1 Corinthians 14:13
Parallel Verses
New American Standard Bible
Therefore let one who speaks in a tongue pray that he may interpret.

King James Bible
Wherefore let him that speaketh in an unknown tongue pray that he may interpret.

Darby Bible Translation
Wherefore let him that speaks with a tongue pray that he may interpret.

World English Bible
Therefore let him who speaks in another language pray that he may interpret.

Young's Literal Translation
wherefore he who is speaking in an unknown tongue -- let him pray that he may interpret;

1 Corinthians 14:13 Parallel
Commentary
Barnes' Notes on the Bible

Pray that he may interpret - Let him ask of God ability that he may explain it clearly to the church. It would seem probable that the power of speaking foreign languages, and the power of conveying truth in a clear and distinct manner, were not always found in the same person, and that the one did not of necessity imply the other. The truth seems to have been, that these extraordinary endowments of the Holy Spirit were bestowed upon people in some such way as "ordinary" talents and mental powers are now conferred; and that they became in a similar sense the "characteristic mental endowments of the individual," and of course were subject to the same laws, and liable to the same kinds of abuse, as mental endowments are now. And as it now happens that one man may have a special faculty for acquiring and expressing himself in a foreign language who may not be by any means distinguished for clear enunciation, or capable of conveying his ideas in an interesting manner to a congregation, so it was then.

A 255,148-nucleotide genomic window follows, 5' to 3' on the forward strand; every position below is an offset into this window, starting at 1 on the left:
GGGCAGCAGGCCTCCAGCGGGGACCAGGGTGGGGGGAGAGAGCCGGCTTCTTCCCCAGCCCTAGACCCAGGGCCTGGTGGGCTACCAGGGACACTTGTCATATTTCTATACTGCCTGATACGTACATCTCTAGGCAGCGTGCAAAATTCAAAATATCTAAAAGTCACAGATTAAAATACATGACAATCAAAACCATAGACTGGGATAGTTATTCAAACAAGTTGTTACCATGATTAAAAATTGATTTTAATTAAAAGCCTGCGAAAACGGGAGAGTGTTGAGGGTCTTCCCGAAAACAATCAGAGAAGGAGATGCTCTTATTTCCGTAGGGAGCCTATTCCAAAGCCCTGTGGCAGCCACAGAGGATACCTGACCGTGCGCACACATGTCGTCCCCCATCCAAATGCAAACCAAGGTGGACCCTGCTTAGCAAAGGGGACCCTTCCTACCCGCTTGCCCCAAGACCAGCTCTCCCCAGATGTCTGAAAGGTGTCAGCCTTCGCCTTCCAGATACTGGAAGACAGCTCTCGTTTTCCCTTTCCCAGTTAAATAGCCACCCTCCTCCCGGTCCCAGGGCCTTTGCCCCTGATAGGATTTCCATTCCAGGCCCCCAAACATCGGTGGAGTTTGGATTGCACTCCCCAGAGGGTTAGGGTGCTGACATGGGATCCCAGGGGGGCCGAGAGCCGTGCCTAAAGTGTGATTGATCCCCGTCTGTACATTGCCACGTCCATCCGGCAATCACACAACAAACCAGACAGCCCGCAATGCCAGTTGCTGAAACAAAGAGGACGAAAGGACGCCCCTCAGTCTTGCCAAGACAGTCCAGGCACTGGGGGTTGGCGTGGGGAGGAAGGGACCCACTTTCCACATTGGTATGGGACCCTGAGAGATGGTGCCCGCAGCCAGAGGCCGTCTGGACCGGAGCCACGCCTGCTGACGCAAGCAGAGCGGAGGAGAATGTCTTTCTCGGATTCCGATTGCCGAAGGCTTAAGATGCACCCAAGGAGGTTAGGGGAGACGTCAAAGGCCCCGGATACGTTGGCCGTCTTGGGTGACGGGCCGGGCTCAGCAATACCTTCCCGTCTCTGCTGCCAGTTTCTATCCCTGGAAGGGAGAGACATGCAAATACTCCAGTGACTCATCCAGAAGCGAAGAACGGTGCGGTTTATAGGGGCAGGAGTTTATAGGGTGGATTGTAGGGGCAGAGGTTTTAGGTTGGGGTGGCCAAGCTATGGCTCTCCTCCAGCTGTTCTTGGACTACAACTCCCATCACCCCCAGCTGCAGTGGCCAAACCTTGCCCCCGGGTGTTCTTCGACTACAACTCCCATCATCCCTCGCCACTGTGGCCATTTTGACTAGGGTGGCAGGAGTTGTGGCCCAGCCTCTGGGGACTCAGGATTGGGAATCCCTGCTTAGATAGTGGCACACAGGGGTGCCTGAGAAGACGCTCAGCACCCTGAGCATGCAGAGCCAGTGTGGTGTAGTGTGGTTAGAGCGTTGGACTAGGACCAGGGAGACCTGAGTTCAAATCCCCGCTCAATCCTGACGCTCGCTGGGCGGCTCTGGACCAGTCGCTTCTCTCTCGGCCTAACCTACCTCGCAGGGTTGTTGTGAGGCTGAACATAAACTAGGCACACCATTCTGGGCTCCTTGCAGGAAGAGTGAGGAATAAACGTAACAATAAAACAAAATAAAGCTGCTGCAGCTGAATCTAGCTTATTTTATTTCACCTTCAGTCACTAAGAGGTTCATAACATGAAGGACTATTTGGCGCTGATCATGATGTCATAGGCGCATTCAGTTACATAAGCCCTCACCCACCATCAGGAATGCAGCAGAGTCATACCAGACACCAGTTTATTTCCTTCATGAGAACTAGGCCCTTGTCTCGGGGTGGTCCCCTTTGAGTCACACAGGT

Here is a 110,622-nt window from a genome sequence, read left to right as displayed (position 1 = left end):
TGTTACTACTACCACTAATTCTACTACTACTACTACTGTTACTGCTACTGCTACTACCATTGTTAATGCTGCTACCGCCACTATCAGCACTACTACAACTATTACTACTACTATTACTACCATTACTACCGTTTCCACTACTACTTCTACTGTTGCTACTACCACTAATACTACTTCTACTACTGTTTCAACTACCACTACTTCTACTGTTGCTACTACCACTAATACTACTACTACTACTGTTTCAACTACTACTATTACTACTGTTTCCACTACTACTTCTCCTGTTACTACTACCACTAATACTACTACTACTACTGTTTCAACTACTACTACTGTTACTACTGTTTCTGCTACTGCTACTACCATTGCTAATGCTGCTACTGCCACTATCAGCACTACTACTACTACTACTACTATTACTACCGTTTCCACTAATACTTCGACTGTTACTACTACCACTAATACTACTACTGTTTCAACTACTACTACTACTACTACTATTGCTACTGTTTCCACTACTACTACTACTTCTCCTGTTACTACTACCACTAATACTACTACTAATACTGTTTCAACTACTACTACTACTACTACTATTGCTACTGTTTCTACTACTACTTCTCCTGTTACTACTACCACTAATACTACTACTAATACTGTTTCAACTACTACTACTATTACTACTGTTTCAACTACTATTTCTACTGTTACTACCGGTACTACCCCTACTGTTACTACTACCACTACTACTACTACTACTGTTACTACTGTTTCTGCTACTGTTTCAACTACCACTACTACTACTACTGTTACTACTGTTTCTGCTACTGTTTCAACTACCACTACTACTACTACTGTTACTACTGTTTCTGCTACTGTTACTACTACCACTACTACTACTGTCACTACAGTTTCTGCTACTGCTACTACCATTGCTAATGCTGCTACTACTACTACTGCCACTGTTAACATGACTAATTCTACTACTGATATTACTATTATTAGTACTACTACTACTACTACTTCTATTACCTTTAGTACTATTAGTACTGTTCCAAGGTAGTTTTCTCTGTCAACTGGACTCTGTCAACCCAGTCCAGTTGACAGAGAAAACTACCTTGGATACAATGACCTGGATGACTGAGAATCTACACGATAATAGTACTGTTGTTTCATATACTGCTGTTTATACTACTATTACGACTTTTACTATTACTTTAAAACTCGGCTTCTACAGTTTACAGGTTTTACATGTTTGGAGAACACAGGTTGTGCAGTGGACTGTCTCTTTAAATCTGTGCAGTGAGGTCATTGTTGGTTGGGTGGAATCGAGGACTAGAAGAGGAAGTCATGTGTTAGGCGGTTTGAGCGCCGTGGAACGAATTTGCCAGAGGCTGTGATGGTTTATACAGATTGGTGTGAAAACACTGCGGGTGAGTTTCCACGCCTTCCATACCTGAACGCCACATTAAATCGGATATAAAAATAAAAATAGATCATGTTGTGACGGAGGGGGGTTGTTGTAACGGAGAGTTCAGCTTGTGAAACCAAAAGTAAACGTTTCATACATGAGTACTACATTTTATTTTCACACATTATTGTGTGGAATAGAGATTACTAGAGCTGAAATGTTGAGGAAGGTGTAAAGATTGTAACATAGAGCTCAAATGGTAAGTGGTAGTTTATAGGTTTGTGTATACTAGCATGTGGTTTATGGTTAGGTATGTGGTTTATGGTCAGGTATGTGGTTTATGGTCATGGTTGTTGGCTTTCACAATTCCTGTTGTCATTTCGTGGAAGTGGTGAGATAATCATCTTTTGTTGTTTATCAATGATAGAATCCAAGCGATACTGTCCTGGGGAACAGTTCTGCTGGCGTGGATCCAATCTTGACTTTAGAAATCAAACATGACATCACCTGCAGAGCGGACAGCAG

The apostle, therefore, directs such, if any there were, instead of priding themselves on their endowments, and instead of always speaking in an unknown tongue, which would he useless to the church, to "pray" for the more useful gift of being able to convey their thoughts in a clear and intelligible manner in their vernacular tongue. This would be useful. The truths, therefore, that they had the power of speaking with eminent ability in a foreign language, they ought to desire to be able to "interpret" so that they would be intelligible to the people whom they addressed in the church. This seems to me to be the plain meaning of this passage, which has given so much perplexity to commentators. Macknight renders it, however, "Let him who prayeth in a foreign language, pray so as some one may interpret;" meaning that he who prayed in a foreign language was to do it by two or three sentences at a time, so that he might be followed by an interpreter. But this is evidently forced. In order to this, it is needful to suppose that the phrase ὁ λαλῶν ho lalōn , "that speaketh," should be rendered, contrary to its obvious and usual meaning, "who prays," and to supply τις tis, "someone," in the close of the verse. The obvious interpretation is that which is given above; and this proceeds only on the supposition that the power of speaking foreign languages and the power of interpreting were not always united in the same person - a supposition that is evidently true, as appears from 1 Corinthians 12:10.